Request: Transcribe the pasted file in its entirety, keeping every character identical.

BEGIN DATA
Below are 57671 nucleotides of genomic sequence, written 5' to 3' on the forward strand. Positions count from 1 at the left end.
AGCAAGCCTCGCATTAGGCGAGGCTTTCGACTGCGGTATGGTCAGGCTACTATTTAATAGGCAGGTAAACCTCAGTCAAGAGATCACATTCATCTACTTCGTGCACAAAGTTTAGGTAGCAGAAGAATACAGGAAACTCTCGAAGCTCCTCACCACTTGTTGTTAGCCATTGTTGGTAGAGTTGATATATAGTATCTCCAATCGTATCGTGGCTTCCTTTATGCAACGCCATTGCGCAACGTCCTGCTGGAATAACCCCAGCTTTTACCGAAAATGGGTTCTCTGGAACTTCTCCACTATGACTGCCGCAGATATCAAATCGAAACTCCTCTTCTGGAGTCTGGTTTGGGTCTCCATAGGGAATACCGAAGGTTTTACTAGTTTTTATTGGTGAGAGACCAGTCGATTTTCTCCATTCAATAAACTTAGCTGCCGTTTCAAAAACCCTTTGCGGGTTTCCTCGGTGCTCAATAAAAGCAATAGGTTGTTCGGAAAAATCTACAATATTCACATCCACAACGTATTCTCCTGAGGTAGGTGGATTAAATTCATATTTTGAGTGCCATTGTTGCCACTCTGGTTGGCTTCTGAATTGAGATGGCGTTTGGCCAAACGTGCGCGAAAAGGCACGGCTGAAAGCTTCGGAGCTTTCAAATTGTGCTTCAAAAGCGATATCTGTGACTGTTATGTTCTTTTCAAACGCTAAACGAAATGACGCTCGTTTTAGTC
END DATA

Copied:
Below are 57671 nucleotides of genomic sequence, written 5' to 3' on the forward strand. Positions count from 1 at the left end.
AGCAAGCCTCGCATTAGGCGAGGCTTTCGACTGCGGTATGGTCAGGCTACTATTTAATAGGCAGGTAAACCTCAGTCAAGAGATCACATTCATCTACTTCGTGCACAAAGTTTAGGTAGCAGAAGAATACAGGAAACTCTCGAAGCTCCTCACCACTTGTTGTTAGCCATTGTTGGTAGAGTTGATATATAGTATCTCCAATCGTATCGTGGCTTCCTTTATGCAACGCCATTGCGCAACGTCCTGCTGGAATAACCCCAGCTTTTACCGAAAATGGGTTCTCTGGAACTTCTCCACTATGACTGCCGCAGATATCAAATCGAAACTCCTCTTCTGGAGTCTGGTTTGGGTCTCCATAGGGAATACCGAAGGTTTTACTAGTTTTTATTGGTGAGAGACCAGTCGATTTTCTCCATTCAATAAACTTAGCTGCCGTTTCAAAAACCCTTTGCGGGTTTCCTCGGTGCTCAATAAAAGCAATAGGTTGTTCGGAAAAATCTACAATATTCACATCCACAACGTATTCTCCTGAGGTAGGTGGATTAAATTCATATTTTGAGTGCCATTGTTGCCACTCTGGTTGGCTTCTGAATTGAGATGGCGTTTGGCCAAACGTGCGCGAAAAGGCACGGCTGAAAGCTTCGGAGCTTTCAAATTGTGCTTCAAAAGCGATATCTGTGACTGTTATGTTCTTTTCAAACGCTAAACGAAATGACGCTCGTTTTAGTC